WITH 29 potential wool classers watching with interest at the Western Wool Centre (WWC) on Wednesday last week, the wool market began a recovery from the previous Thursday's correction.
The Western Market Indicator finished the only trading day last week at 1286 cents a kilogram clean, more than halfway back from the correction after the previous Wednesday's best in more than three years of 1293c/kg.
Thirteen Year 12 students from the WA College of Agriculture, Cunderdin, watched trading, having visited to find out what happens to wool after the shearing shed.
They had the added interest of seeing buyers compete for the 52-bale clip from the flock run as one of the college's farm enterprises, with the wool sold through Westcoast Wools.
The 11 lines averaged 699c/kg greasy, with a top price of 880c/kg paid for eight bales.
College farm technician Wayne Laird, who accompanied the students, said they were studying for a Certificate III in Wool Clip Preparation.
"Today's trip was so they could learn a bit about the next step in the wool handling process - what happens after they've done their bit in the shed," Mr Laird said.
First stop was the Australian Wool Testing Authority (ATWA) centre where greasy wool is sampled, measured and tested They trouped into the neighbouring WWC and watched as fleeces and pieces went under the hammer in two auction rooms.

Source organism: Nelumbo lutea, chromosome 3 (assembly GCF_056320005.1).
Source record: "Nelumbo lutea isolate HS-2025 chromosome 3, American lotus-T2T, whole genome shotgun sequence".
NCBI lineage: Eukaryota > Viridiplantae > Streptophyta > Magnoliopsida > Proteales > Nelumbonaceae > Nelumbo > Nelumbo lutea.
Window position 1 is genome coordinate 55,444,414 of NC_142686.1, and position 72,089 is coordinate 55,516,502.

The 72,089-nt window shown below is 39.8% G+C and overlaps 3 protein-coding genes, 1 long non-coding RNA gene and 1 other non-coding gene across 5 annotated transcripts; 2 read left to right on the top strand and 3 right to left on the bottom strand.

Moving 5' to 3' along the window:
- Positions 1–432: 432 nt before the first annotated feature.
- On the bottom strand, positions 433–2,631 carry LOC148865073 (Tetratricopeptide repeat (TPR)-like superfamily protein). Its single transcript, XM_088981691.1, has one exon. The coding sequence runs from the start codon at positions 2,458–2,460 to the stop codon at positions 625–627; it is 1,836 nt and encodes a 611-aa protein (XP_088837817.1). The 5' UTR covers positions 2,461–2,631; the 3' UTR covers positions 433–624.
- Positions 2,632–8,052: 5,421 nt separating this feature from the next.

Then it was on to Westcoast Wool's wool store in Barrington Street, Bibra Lake, for lunch and a tour hosted by director, auctioneer and wool buyer Brad Faithful and junior wool buyer Justin Haydock, who joined in January and is working with Bill Kingston in Albany.
Mr Faithful explained Westcoast Wools was a broker selling wool on behalf of growers, a wool buyer and an exporter sending shipping containers of wool overseas.
Westcoast Wools is unique in WA in that it was also an early-stage wool processor, he said.
Students saw wool being processed by decotter machines and some were fascinated by the process which crushed the dags in daggy wool and turned them into sanitised garden fertiliser pellets in a second machine.
The visit to Westcoast Wools was organised by Bolgart wool buyer Glenn McGill who, with his assistant Paula Young, accompanied the students for the day.
Sixteen mature-age students from the CY O'Connor Institute Narrogin also toured the ATWA centre and WWC.
Advanced skills lecturer in wool classing Robert Carter said the Narrogin students were all experienced wool handlers and included a shearing contractor and shearers who were looking to "move to the next level" in their careers.
They were all studying for a Certificate IV in wool classing, he said.